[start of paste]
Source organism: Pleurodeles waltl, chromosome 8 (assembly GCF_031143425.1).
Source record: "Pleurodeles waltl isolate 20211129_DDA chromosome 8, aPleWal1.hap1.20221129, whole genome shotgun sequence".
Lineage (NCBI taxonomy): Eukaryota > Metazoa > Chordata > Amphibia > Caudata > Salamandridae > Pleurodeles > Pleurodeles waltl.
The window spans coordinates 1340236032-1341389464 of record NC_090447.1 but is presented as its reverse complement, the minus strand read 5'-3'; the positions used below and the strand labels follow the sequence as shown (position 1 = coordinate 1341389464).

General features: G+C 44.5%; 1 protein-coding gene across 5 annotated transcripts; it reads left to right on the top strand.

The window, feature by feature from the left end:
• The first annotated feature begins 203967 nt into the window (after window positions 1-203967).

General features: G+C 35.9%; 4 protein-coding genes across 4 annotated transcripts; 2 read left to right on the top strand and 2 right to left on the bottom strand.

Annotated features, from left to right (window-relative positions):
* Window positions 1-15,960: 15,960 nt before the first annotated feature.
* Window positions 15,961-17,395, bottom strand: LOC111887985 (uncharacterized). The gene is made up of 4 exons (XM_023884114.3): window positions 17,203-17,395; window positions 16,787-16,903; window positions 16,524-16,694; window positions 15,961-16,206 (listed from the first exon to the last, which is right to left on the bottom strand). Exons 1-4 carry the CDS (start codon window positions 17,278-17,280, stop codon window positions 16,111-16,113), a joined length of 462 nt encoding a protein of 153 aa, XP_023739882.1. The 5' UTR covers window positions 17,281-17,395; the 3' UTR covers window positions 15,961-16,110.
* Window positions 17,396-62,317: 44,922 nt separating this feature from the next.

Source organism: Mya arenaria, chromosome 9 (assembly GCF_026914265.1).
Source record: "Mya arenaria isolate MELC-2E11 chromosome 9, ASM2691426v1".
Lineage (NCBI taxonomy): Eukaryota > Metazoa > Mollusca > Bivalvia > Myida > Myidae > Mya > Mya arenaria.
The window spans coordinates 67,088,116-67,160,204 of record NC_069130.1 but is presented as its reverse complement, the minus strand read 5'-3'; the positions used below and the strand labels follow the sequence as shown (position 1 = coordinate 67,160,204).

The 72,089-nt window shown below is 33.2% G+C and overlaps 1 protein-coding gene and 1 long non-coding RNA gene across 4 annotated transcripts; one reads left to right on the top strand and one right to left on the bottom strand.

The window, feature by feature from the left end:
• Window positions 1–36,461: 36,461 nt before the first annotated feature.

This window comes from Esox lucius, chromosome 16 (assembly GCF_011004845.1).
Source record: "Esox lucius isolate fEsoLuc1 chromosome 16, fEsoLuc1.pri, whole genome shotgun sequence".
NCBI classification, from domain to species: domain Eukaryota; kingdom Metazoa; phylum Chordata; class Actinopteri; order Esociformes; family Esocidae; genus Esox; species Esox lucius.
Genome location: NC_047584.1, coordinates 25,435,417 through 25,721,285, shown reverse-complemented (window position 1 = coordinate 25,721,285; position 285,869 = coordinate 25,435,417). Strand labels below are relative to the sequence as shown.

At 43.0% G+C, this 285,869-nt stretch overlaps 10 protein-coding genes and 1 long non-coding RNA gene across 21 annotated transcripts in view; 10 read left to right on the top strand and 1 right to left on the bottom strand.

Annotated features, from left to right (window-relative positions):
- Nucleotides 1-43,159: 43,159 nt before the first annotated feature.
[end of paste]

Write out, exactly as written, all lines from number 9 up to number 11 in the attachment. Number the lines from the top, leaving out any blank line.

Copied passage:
Annotated features, from left to right (window-relative positions):
* Window positions 1-15,960: 15,960 nt before the first annotated feature.
* Window positions 15,961-17,395, bottom strand: LOC111887985 (uncharacterized). The gene is made up of 4 exons (XM_023884114.3): window positions 17,203-17,395; window positions 16,787-16,903; window positions 16,524-16,694; window positions 15,961-16,206 (listed from the first exon to the last, which is right to left on the bottom strand). Exons 1-4 carry the CDS (start codon window positions 17,278-17,280, stop codon window positions 16,111-16,113), a joined length of 462 nt encoding a protein of 153 aa, XP_023739882.1. The 5' UTR covers window positions 17,281-17,395; the 3' UTR covers window positions 15,961-16,110.